U.S. industry watches as Mumbai call centre closes
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U.S. industry watches as Mumbai call centre closes

Monday, 28 April 2003, 07:00 Hrs
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WASHINGTON: U.S. industry is keenly following the case of an American firm that has decided to move back its call centre from Mumbai to New Jersey following a media and government outcry.

Residents in New Jersey will no longer be routed to a customer service centre in India when they make phone calls seeking help with their electronic welfare and food stamp cards.

eFunds Corporation of Scottsdale, Arizona, which had opened a call centre in February last year in Mumbai, has decided to move it back to the U.S.

This follows an outcry in the media, in government circles and pending legislative measures against jobs moving out of the U.S. to India.

eFunds Corporation, which processes card systems for about 200,000 New Jersey residents, had outsourced operations to Mumbai in a cost-cutting bid.

Now it has closed down the centre after renegotiations with state officials and will open a new call centre by May 5 this year in Camden, New Jersey.

The new Camden office to be run by eFunds will have a dozen workers. They will serve 155,000 food stamp recipients and 45,000 welfare clients at an increased cost of 36.9 cents per client per month.

That is a price increase of about 20 percent over the cost of operating the customer centre in India, according to state officials.

Workers at the Wisconsin centre were paid $10 to $12 an hour, while their counterparts in Mumbai were paid the U.S. equivalent of $2 to $3 an hour.

Now the monthly cost of running the centre, whose 12 staffers will serve English-speaking customers, will be $340,000, or about $74,000 more than the current arrangement. The extra cost for running the customer service centres in Camden will be underwritten by the New Jersey state government in its bid to create jobs locally.

The move to bring back jobs to American shores was hailed by opponents of the overseas call centre, who were upset last year to learn that eFunds, which has a contract with the state through 2004, moved its English-speaking customer service centre from Green Bay, Wisconsin, to Mumbai to save money.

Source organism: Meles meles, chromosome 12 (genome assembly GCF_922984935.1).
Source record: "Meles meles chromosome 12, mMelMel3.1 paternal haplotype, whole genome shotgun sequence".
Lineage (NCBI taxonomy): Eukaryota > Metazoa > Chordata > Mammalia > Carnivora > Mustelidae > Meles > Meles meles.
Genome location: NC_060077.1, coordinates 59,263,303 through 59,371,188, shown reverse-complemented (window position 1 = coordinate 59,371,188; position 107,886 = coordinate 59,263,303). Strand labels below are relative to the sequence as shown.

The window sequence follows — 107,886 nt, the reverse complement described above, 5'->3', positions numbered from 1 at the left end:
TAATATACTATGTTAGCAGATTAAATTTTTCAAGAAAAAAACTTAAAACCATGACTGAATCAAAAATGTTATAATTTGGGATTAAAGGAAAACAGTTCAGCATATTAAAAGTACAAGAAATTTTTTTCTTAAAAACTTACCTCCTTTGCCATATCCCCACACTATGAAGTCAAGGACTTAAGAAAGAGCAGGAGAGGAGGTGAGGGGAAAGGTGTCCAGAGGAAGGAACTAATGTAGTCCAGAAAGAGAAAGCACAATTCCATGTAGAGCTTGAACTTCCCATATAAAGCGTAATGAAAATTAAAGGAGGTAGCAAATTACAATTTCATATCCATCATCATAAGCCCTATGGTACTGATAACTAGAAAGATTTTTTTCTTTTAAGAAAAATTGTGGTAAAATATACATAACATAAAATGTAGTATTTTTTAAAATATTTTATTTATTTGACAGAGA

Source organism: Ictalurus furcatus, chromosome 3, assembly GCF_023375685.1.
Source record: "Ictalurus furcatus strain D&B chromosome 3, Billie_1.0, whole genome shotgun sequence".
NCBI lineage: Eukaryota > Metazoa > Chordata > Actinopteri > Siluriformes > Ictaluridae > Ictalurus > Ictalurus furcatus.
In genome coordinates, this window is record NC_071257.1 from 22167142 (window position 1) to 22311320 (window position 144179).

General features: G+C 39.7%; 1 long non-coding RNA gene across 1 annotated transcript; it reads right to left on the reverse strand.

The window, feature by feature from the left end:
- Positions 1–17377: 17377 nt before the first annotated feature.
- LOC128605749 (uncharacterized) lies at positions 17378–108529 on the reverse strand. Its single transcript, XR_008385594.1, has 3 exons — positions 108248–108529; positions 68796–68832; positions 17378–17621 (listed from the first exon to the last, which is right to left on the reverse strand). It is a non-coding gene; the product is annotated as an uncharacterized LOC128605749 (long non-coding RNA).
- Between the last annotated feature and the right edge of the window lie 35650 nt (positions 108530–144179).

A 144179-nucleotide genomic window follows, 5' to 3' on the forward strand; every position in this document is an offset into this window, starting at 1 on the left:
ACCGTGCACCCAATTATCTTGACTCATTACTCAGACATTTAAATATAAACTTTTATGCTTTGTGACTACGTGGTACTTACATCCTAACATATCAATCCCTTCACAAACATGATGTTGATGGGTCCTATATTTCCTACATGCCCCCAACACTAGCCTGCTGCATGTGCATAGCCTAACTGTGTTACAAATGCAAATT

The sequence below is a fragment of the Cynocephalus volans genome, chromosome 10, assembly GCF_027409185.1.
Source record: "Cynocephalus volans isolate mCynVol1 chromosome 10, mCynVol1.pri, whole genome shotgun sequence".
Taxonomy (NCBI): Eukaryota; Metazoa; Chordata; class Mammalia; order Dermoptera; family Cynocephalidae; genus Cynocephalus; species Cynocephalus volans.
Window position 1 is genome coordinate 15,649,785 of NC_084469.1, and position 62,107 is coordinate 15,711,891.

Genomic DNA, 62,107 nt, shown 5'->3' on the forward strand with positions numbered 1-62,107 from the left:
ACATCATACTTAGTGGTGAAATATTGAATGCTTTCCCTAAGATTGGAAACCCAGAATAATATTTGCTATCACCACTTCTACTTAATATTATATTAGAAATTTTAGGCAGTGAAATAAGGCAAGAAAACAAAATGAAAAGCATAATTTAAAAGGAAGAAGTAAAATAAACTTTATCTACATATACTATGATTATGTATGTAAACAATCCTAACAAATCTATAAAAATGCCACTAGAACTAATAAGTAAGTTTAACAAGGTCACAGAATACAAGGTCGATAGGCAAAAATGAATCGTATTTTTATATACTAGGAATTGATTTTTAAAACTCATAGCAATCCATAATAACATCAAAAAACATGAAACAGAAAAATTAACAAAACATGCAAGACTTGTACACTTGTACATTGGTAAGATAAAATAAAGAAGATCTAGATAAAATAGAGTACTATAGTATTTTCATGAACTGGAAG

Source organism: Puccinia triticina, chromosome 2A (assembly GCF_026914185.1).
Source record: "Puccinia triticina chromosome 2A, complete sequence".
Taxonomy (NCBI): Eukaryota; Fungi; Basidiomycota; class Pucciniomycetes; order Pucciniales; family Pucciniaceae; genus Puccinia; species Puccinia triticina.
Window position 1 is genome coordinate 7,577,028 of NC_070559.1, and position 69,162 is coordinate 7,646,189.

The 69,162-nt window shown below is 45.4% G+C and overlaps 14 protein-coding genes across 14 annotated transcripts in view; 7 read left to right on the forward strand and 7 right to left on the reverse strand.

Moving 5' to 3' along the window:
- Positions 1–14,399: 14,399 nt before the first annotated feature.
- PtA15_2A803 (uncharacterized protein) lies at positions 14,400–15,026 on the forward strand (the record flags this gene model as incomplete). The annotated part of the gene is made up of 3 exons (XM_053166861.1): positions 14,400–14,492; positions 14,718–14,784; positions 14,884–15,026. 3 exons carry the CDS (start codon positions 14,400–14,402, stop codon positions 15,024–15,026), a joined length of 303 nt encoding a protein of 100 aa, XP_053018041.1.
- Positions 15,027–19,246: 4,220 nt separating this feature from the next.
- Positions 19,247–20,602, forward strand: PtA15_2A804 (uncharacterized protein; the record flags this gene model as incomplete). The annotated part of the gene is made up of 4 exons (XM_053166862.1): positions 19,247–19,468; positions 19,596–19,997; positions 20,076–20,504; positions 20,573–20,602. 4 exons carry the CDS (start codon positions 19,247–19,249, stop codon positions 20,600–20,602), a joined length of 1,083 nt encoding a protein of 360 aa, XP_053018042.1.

New Jersey Department of Health and Human Services (DHS) commissioner Gwendolyn Harris, who too criticised the shifting of eFunds' operations to India, had revealed during the recent budget hearings that the department had renegotiated the contract to ensure the call centre would move back to New Jersey.

"We are a government agency that runs welfare. We were concerned about the message we were sending than the politics of it. For someone on welfare to move off welfare they need entry level jobs in the service industry and we didn't feel it right to move such jobs out of the country," said Andy Williams, a spokesman for the New Jersey State Department of Human Services that signed the deal with eFunds.

"It's great news that these jobs are returning to the U.S., and that they are coming to New Jersey is even better," said state Senator Shirley Turner who sponsored legislation to limit the future outsourcing of state-contracted work to overseas labour.

The New Jersey Senate has already passed a legislative measure, which is intended to ensure that state funds are used to employ people residing in the United States and to prevent the loss of jobs to foreign countries.

It is yet to be approved by the lower house. It can become a law only after both houses of the legislature pass it and it receives the assent of the state governor.

Turner said it was wrong to send the jobs overseas, especially when state residents were in need of work.

DHS commissioner Harris agreed, but said she was powerless to stop eFunds until its contract expired in 2004 because the firm did not violate any state laws.

Turner decided to create such a law and thought it was certain to be passed, especially after it zoomed through the Senate. But she said a great deal of industry pressure, especially from overseas, slowed it down, and her effort became hot news in Indian and Pakistani publications.

Industry officials lobbied heavily against the measure, which has had a ripple effect, with similar bills pending passage in seven other states.

Citing an increasingly global economy, the industry lobby says it could foster anti-international trade sentiments that could expand to other areas of government activities.
Source: IANS
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